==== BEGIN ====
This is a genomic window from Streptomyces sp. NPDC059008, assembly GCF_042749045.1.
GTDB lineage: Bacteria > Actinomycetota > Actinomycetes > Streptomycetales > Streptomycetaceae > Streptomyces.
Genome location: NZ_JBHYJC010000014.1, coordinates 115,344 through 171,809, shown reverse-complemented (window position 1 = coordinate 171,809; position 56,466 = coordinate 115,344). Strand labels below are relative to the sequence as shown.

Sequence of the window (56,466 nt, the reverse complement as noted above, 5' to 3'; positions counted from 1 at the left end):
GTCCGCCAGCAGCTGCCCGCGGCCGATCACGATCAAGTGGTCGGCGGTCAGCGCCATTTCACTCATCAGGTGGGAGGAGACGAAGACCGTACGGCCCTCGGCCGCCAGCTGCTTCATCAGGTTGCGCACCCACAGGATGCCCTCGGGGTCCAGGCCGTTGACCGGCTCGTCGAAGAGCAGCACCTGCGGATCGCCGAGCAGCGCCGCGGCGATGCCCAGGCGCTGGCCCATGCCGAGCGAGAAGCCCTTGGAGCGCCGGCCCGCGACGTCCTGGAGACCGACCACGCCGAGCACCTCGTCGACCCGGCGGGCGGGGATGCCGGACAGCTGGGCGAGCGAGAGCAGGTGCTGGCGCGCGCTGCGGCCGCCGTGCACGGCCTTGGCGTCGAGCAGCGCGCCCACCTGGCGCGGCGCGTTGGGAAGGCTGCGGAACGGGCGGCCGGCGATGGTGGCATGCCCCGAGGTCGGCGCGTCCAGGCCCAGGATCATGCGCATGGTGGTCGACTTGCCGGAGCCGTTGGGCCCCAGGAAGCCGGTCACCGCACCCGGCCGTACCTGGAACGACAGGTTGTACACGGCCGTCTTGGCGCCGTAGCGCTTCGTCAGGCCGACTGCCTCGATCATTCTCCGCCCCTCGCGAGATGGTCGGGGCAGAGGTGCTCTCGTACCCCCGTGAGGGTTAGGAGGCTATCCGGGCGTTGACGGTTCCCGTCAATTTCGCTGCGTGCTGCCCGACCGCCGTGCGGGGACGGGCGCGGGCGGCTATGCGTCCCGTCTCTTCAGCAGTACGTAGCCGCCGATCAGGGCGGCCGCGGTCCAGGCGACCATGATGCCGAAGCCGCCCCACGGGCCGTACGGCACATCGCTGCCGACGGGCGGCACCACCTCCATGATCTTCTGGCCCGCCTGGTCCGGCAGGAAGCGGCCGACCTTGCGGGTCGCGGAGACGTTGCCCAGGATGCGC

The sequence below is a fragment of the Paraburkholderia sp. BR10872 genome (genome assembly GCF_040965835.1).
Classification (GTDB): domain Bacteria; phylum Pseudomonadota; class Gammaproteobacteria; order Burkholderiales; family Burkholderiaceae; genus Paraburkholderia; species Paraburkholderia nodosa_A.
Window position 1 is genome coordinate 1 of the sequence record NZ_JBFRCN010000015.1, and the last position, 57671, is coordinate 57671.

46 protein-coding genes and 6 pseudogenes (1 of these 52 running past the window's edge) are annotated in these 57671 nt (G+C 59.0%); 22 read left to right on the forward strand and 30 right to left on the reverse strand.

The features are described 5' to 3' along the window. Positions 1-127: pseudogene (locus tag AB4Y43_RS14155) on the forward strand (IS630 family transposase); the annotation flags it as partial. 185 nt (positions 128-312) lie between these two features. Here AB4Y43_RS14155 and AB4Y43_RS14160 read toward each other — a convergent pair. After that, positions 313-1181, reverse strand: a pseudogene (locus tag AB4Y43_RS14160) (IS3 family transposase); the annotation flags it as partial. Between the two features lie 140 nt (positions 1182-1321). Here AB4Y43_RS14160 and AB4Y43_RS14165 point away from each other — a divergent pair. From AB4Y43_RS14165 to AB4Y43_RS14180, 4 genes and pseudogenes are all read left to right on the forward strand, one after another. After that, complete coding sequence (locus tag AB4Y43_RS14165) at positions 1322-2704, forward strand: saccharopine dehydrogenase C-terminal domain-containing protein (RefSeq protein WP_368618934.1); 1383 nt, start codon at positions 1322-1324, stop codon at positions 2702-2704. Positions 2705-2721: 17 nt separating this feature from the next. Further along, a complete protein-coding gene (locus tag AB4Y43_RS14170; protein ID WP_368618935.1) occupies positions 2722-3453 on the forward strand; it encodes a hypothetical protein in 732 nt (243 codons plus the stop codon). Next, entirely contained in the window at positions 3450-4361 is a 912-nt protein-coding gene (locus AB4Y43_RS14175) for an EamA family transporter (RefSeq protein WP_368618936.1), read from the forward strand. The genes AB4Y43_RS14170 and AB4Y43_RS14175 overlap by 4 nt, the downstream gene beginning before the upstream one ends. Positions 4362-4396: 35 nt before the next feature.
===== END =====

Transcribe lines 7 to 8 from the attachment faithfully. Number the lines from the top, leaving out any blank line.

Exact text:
Classification (GTDB): domain Bacteria; phylum Pseudomonadota; class Gammaproteobacteria; order Burkholderiales; family Burkholderiaceae; genus Paraburkholderia; species Paraburkholderia nodosa_A.
Window position 1 is genome coordinate 1 of the sequence record NZ_JBFRCN010000015.1, and the last position, 57671, is coordinate 57671.